Sen— Earth is unique in the Solar System as a beautiful, water-covered world. Seen from the distant space probe Voyager 1 in 1990, it resembled a “pale blue dot”, the term given to it by legendary populariser of science Carl Sagan.
Now another “blue dot” has been observed in orbit around a nearby star. Astronomers say it is the first time they have been able to discern the true colour of an exoplanet and they did it using the Hubble Space Telescope operated by NASA and ESA.
Superficially it resembles Earth, but it could hardly be more different from our own life-friendly home world. This cobalt-coloured planet is a “hot Jupiter” gas giant with 1,000 C temperatures and where it rains glass - sideways - in howling 7,000 km-per-hour winds.
Dubbed HD 189733b, the planet lies right on our cosmic doorstep, only 63 light-years away from Earth, and orbits an orange dwarf star with a red dwarf companion in the constellation of Vulpecula, the Fox.
HD 189733b lies only 4.7 million km (2.6 million miles) from its own sun, a distance so close that it zips around it in only 2.2 days. It must be tidally locked, meaning it keeps the same face directed towards the star throughout its orbits, just as the Moon does to the Earth.
The planet was discovered by French astronomers in 2005 but it has taken years to build up a picture of its properties. To separate the light it reflects from the brilliant glow of its host star, astronomers had to use an instrument called an imaging spectrograph attached to Hubble.
They used it to monitor the planet at various stages of its orbit including when it passed in front of and behind the star. The difference in the appearance of the light when the planet was hidden behind the star allowed them to tell its colour.
Tom Evans of the UK’s University of Oxford, is lead author of a paper on the findings to be published in Astrophysical Journal Letters. He said: “We saw the brightness of the whole system drop in the blue part of the spectrum when the planet passed behind its star. From this, we can gather that the planet is blue, because the signal remained constant at the other colours we measured.”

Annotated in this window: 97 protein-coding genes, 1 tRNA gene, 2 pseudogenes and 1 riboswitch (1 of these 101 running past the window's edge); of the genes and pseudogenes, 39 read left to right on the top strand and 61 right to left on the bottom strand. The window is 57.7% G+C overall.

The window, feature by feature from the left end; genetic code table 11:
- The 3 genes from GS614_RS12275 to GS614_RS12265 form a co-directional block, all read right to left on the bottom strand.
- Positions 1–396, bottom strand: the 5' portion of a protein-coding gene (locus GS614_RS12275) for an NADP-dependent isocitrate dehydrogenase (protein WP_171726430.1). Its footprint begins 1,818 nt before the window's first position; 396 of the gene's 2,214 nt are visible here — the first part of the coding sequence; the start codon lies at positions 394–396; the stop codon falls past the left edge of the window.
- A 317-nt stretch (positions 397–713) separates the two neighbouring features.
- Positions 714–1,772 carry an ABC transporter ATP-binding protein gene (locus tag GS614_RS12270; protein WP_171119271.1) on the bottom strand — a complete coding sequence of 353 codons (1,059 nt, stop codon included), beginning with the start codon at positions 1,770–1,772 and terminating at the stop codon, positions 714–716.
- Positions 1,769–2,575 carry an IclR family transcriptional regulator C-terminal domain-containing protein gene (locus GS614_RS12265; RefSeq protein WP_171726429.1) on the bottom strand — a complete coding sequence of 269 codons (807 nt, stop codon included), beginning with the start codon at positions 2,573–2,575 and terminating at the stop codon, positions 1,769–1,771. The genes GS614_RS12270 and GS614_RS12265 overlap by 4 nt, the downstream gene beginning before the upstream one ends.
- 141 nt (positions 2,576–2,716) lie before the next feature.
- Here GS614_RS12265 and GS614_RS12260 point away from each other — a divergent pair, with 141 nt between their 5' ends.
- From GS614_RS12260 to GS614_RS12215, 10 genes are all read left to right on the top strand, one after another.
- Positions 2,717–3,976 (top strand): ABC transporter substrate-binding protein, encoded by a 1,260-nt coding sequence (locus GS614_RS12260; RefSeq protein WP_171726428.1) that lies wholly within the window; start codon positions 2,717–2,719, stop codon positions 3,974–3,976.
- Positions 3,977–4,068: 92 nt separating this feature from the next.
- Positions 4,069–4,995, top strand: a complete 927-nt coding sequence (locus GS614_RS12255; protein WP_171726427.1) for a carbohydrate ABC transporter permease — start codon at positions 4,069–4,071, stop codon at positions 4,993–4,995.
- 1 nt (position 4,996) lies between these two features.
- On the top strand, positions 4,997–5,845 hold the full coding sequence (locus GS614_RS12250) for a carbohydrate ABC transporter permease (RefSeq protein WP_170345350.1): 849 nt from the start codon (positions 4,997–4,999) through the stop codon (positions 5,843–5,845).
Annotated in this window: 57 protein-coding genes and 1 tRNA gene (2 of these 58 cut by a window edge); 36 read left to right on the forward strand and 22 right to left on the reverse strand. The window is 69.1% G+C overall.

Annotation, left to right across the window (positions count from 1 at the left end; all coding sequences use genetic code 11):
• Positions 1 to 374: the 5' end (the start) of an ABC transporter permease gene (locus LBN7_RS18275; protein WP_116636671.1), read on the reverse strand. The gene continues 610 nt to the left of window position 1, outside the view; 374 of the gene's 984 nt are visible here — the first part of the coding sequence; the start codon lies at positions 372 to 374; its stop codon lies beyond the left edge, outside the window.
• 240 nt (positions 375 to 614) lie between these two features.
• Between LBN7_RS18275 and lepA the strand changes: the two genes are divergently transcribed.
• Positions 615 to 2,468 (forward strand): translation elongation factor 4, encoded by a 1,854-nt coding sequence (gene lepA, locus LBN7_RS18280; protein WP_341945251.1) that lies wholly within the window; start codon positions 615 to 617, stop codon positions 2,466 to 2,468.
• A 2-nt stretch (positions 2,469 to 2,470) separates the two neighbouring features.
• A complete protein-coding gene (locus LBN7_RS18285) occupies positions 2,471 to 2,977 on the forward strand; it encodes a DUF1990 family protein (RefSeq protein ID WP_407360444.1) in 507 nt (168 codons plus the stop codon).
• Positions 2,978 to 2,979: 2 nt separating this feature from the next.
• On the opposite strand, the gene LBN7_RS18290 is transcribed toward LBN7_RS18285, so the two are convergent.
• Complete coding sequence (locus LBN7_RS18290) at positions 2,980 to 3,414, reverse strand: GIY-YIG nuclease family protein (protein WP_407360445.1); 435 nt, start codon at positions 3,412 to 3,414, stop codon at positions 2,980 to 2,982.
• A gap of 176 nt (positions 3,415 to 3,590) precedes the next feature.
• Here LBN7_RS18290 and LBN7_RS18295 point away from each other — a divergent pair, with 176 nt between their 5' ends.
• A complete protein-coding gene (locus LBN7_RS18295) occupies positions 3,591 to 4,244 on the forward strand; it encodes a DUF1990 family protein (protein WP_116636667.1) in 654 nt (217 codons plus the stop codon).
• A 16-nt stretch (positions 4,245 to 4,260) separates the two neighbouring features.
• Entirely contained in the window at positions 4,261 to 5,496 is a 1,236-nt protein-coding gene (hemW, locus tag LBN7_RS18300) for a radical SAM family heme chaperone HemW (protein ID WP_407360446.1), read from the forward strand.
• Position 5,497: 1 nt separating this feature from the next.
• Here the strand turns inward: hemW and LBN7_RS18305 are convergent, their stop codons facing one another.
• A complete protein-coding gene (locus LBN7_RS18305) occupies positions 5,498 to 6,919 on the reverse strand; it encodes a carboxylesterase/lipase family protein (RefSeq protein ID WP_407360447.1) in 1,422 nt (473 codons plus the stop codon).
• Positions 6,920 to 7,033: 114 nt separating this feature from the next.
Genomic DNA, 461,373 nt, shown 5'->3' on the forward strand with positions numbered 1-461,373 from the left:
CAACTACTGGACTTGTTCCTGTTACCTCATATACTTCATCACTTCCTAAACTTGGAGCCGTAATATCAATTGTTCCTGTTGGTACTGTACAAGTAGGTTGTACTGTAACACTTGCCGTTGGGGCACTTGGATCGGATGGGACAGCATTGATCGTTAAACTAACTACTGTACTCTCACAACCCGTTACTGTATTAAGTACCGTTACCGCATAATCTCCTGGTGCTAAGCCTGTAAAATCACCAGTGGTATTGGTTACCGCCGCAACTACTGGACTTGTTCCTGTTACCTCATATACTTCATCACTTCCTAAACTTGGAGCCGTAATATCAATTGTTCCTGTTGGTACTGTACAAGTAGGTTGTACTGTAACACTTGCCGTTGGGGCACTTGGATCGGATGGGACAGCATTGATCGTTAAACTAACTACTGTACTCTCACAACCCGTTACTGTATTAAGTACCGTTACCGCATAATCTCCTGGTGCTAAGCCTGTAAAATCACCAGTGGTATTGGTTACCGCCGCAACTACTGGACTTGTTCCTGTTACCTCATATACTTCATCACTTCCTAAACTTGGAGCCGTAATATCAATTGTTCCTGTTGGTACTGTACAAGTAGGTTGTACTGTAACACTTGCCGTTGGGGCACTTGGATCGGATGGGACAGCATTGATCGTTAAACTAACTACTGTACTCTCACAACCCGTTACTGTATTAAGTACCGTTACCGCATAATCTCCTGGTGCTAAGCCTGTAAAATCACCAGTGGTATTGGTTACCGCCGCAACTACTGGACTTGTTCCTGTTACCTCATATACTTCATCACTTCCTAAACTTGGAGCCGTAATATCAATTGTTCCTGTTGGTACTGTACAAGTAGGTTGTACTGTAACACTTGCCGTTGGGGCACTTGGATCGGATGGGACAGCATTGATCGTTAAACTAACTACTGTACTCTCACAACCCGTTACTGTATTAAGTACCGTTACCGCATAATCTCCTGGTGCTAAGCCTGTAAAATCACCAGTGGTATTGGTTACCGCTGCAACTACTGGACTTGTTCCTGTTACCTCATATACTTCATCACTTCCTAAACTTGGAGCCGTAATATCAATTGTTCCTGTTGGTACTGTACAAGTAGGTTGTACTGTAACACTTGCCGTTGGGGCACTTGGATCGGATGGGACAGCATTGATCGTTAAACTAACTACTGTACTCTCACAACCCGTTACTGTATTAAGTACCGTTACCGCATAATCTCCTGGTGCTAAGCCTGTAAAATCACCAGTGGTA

The planet’s colour is thought to be due to a hazy, turbulent atmosphere laced with silicate particles - glass in other words - which scatter blue light. The Hubble observations are conclusive evidence that earlier suspicions about the blue nature of the planet were correct.
In 2007, NASA’s Spitzer Space Telescope made a temperature map of HD 189733b and showed that they vary between the two sides by hundreds of degrees, producing ferocious winds.
Frédéric Pont of the University of Exeter, UK, who led the Hubble observing programme, said: “This planet has been studied well in the past, both by ourselves and other teams. But measuring its colour is a real first — we can actually imagine what this planet would look like if we were able to look at it directly.
He added: “It’s difficult to know exactly what causes the colour of a planet’s atmosphere, even for planets in the Solar System. But these new observations add another piece to the puzzle over the nature and atmosphere of HD 189733b. We are slowly painting a more complete picture of this exotic planet.”
A video zooms in on the region of sky where the blue planet lies. Credit: Hubble/ESA